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Mark Twain's "The Adventures of Huckleberry Finn" is a classic that intertwines child innocence, and adventure together like the meandering Mississippi River upon whose shores the adventures take place.
When reading such a novel that also interplays social classes and nuances of the period, a variety of literary critical styles can be used to fully understand the scope of style, tone and content.
The novel starts off where "The Adventures of Tom Sawyer" has left off. Initially I found myself using the style of 'Historical-Biographical Criticism' that seeks to comprehend by investigating the cultural, social and intellectual context that helped produce the novel. Mark Twain, or Samuel Clemens, lived during a particular time in American history that was terribly turbulent in social and ethical issues.
Of all of Twain's novels, this was one that sold best at its initial appearance. On the other hand, it was condemned by many reviewers in MT's time as coarse and by many commentators in our time as racist (Railton). Like many controversial novels in our times, I would imagine that the controversy of "Huckleberry Finn" sparked many people to read it, and perhaps find themselves reflecting on why they enjoyed it, or found it disturbing in nature.
Besides having the reader reflect on racial issues, Twain also had his reader look at their religious beliefs. Quite often, Mark Twain attacked organized religions and Huck Finn's sarcastic nature must have been the perfect voice for him to do so.
Mark Twain was also against slavery and in many instances, "Twain uses Jim, a slave who is one of the main characters, as a way of showing the human side of a slave. However, at the same time that Twain is attacking slavery, he also pushes the issue into the background for most of the novel. (ClassicNotes)."
The book took values held dear by the South and turned them upside down, giving people a raw opportunity to see how wrong or idiotic some of their practices were, especially when it came to slavery and injustices in civil rights.
Twain also increased the flow and credibility of the story by including real places and landmarks. Mentioning places like Cairo, New Orleans and Ohio gave an added dimension to Huck Finn's adventures as well as being an imaginative aid for readers.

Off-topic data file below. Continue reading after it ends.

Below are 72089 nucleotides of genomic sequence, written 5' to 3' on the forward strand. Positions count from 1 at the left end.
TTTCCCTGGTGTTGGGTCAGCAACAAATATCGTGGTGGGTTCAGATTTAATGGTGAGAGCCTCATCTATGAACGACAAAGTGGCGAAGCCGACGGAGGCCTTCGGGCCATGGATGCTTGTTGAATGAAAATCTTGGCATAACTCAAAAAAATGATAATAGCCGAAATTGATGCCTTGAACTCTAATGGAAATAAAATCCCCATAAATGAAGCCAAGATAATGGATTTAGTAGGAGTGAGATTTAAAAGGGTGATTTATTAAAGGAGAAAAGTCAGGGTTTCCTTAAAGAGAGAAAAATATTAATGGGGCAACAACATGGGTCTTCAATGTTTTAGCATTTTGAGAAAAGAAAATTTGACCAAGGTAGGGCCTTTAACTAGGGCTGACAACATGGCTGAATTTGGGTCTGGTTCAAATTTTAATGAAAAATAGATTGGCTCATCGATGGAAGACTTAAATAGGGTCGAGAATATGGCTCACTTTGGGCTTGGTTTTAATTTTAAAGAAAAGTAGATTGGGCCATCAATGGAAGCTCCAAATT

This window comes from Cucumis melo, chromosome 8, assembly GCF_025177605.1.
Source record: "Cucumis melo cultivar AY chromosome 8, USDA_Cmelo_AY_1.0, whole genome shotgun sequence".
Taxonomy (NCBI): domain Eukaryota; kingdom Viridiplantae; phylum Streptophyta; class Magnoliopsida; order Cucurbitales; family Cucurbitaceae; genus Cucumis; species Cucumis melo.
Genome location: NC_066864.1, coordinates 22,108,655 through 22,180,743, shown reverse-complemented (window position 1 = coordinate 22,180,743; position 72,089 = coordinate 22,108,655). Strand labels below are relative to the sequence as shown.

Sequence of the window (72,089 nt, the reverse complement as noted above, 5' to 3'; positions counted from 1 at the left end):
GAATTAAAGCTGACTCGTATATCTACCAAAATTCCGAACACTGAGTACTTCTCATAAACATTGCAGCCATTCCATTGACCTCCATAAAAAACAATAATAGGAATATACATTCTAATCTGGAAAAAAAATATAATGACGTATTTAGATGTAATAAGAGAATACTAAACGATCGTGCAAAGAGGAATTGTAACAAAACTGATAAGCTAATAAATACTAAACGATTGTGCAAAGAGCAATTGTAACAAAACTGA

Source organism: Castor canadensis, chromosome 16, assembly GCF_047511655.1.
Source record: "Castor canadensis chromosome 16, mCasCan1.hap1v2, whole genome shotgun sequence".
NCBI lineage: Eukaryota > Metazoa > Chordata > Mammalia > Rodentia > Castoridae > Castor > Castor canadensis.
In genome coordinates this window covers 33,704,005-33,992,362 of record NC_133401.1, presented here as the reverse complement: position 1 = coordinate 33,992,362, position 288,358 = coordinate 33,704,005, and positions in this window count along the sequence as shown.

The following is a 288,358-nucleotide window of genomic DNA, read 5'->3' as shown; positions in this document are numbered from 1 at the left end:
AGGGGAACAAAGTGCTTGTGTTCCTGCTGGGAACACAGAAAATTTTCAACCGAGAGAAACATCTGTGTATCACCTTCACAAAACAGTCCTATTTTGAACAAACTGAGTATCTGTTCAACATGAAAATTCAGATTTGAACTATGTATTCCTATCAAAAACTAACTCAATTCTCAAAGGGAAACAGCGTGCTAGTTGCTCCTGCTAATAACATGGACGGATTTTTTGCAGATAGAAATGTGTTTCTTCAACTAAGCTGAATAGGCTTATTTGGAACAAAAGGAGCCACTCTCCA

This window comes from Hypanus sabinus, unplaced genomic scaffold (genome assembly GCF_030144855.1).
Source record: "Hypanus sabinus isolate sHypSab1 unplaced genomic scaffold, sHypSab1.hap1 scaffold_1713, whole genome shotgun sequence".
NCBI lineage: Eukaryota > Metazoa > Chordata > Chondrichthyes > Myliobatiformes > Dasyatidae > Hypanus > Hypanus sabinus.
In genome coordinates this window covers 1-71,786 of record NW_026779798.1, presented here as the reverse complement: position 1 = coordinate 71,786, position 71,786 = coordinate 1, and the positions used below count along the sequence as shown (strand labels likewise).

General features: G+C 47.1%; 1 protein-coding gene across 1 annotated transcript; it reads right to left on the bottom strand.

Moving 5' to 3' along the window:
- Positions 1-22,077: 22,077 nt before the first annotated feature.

Another useful approach was 'Formalist Criticism', if only for doing justice to Twain's wonderful imagery and imagination.
Throughout the novel, we are delighted with descriptions of the Mississippi River, and the experiences of Huck Finn as he takes us along on his boundless adventures and discoveries. The river plays a central part in most of the book, especially when Jim and Huck are on Jackson's Island.
Twain juxtaposes the flow of the river within his book giving an even tone to parts where the reader should pay attention to dialogue and give thought to actions and ideas, before carrying away adventure and suspense in true page-turning style. Twain's imagery is regional and precise, allowing us to learn about Huck and Jim's whereabouts even if we have never been anywhere along the Mississippi.
Twain also does this for the traits of theft and honor as Tom and Huck take on creating a gang of robbers earlier in the story. In fact, Twain does a masterful job of showing 'honor' unified with 'robbery' by justifying it when 'stealing' a slave away from slavery.
Twain's descriptive prose and thoughtful symbolism is well appreciated when applying 'Sociological Criticism'. This approach examines literature in the cultural, economic and political context in which it is written and received. Within the pages of 'Huckleberry Finn' lie a multitude of subjects Twain had his readers examining and questioning. Besides religion and slavery, we are given an opportunity to look at our views on money, and superstition.
Jim and Huck refer to superstition at many points in the novel, and it is an interesting child-like behavior that also refers to the beliefs held within certain communities. Huck is overly intelligent, and though he and Jim are rational during most of the book, they appear quite the opposite when facing anything superstitious.
Money came into play for a lot of families living in the South. Plantations lined areas of the river, and…[continue]
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Conclusion The research showed that the Adventures of Huckleberry Finn stands out as one of Mark Twain's best works, and it is not surprising that so much has been written about the book over the years. In many ways, Twain is like Benjamin Franklin among major American historical figures. Both of these individuals stand out as being geniuses of their respective eras, for example, and both of them contributed much to
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Mark Twain's realism in fully discovered in the novel The adventures of Huckleberry Finn, book which is known to most of readers since high school, but which has a deeper moral and educational meaning than a simple teenage adventure story. The simplicity of plot and the events that are described in the book look to be routine for provincial life of Southerners in the middle of the 19th century. But
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Mark Twain's use of satire in his novel "Huckleberry Finn." SATIRE IN HUCKLEBERRY FINN Satire is defined as literature in which vice and folly or certain human weaknesses are held up to ridicule, often with the purpose of instigating reform" Johnson 223). Mark Twain's uses satire and humor often in his novels, and "Huckleberry Finn" is no exception. His rich characters use their dialects and intellects to ridicule just about anything that Twain
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